But hindsight is a wonderful thing, and of course a government now is not about to go against a strategy that has otherwise proved to be effective, or at least more effective than the homophobic hytseria that characterised the Reagan administration. My point still remains that would Australia have adopted such a relatively successful, dispassionate approach to the "gay disease" under a political party whose history of homophobia speaks for itself at both state and federal levels? Remember, Reagan was rumoured to believe that "they that live in sin shall die in sin". This is an attitude that still no doubt exists amongst many of his neo-conservative brethren, but these days they just know better than to publicly articulate such thoughts.
My guess is that these days, Howard does not hold such extreme views, but who knows what was going on in his head behind those caterpillars in 1983 when, hypothetically, he shafted Malcolm Fraser and became PM for the duration of the 1980s when HIV became such a world-wide catastrophe.
I realise hypotheticals like this can be dismissed as largely useless, but take this point home, if nothing else: the issues are country face may change, but conservative attitudes do not. Indeed, that's the point of conservatism - don't threaten the status quo, stick with what we've currently got. In retrospect, however, we see how the more compassionate, left-leaning approach to HIV worked far more effectively than the far-right fearmongering.
What issues will we be looking back on in 20 years time, and will we be able to say the neo-con approach has worked? If, for example, abortion (or at least public funding for) is outlawed now, as many Howard MPs including the Health Minister would like to see happen, will we look back in 20 years and rejoice in all the "unborns" we saved? Or will we lament the new crisis to female health that was created as women sought more dangerous, illegal means of terminating their pregnancies?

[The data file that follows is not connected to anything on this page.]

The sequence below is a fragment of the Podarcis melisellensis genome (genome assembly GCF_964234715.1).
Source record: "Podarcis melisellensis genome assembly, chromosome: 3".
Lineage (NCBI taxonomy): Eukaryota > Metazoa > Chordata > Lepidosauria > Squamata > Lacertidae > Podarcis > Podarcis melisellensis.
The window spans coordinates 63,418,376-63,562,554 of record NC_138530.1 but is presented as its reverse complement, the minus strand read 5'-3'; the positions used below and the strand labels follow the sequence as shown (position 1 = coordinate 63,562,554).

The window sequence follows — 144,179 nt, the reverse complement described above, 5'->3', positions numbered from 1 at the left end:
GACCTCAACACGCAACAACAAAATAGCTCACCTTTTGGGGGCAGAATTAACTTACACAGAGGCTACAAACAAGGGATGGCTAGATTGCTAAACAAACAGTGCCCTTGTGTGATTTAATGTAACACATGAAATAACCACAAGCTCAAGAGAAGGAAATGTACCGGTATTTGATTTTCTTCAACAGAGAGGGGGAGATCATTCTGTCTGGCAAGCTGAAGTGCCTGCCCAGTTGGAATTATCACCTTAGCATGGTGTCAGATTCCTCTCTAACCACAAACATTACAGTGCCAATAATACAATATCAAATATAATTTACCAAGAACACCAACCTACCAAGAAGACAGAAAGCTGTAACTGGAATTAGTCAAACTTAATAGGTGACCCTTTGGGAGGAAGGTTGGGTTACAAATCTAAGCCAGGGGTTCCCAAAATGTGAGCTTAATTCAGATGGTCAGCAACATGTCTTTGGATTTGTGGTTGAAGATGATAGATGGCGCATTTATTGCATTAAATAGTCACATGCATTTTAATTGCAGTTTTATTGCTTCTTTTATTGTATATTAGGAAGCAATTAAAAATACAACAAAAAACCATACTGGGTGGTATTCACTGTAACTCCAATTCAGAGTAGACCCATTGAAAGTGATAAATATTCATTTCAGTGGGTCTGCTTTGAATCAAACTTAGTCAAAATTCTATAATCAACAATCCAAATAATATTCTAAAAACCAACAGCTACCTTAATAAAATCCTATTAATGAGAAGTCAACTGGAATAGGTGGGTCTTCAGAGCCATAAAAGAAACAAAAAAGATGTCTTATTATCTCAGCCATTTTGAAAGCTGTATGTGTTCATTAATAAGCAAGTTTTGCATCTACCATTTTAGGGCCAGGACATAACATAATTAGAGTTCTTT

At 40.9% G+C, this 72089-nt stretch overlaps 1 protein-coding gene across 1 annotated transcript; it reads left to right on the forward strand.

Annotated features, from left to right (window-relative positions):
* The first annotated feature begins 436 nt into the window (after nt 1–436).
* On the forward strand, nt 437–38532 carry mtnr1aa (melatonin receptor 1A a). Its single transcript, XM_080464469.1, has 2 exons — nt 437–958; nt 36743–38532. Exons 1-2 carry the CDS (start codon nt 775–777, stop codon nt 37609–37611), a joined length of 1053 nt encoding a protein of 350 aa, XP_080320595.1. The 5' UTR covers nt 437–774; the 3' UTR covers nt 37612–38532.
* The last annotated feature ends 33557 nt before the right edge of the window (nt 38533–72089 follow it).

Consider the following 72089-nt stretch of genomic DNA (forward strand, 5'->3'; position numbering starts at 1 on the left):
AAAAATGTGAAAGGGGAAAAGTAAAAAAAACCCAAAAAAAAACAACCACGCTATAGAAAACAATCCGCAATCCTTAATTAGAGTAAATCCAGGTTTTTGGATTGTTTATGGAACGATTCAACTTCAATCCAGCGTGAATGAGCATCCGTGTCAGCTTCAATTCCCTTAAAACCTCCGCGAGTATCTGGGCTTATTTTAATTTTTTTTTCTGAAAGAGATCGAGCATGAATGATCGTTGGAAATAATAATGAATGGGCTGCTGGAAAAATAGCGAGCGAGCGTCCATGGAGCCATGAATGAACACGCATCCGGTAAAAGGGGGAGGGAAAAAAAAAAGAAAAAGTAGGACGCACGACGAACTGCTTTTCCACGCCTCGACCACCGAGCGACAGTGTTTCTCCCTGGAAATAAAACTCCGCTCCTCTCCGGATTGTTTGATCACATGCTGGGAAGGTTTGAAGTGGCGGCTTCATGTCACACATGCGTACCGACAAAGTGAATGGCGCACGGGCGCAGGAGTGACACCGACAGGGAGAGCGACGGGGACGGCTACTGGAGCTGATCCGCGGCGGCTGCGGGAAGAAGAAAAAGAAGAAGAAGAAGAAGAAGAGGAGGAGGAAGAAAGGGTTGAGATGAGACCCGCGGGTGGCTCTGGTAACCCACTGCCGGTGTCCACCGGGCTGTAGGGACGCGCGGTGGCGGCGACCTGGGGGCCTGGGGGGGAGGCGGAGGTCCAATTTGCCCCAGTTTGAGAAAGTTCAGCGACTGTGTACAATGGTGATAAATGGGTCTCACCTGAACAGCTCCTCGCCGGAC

Of course, a good conservative/Liberal comeback to both HIV and abortion is that both should be viewed as issues of personal responsibility. Most, but not all of the time - as HIV-positive friends of mine who practised safe sex compulsorily like everybody else are testament to - contracting HIV or becoming pregnant can be avoided with safe and responsible sexual practices.
But again, consider the extreme to which conservative governments (eg the Dubya administration) take this otherwise sensible approach: abstinence. Yes, pretend you're not a biological entity with urges and Just Say No all together. The true definition of "safe sex". Now, while you're at it, did you know you can avoid contracting any airborne diseases or bugs by not breathing either? Isn't that great?
If nothing else, I am personally very grateful it was a Liberal Opposition and not Government during the 1980s.
This can't be 2006.
I can't be twenty(*blank*) in less than 6 months time. No way.
I was just finally starting to feel like I'd got my head around 2005. Look - I even got myself an iPod and wireless net access and everything! (OK - so that's all a bit 2004, but still...sha'up!)
The good news is that I'm looking back on 2005 mostly positively. I went overseas for the first time, I started QP and its accompanying SX column, I started going to the gym again, I finished the first draft of a screenplay I've been writing on and off since I was 19 and I finally feel after nearly 3 years of living in Sydney that I've settled into a solid posse of top quality friends here that are fun, sexy, intelligent and sincere. Fun and sexy is easy to find in this city; it's the sincerity bit that sets them apart and for which I feel very lucky and grateful.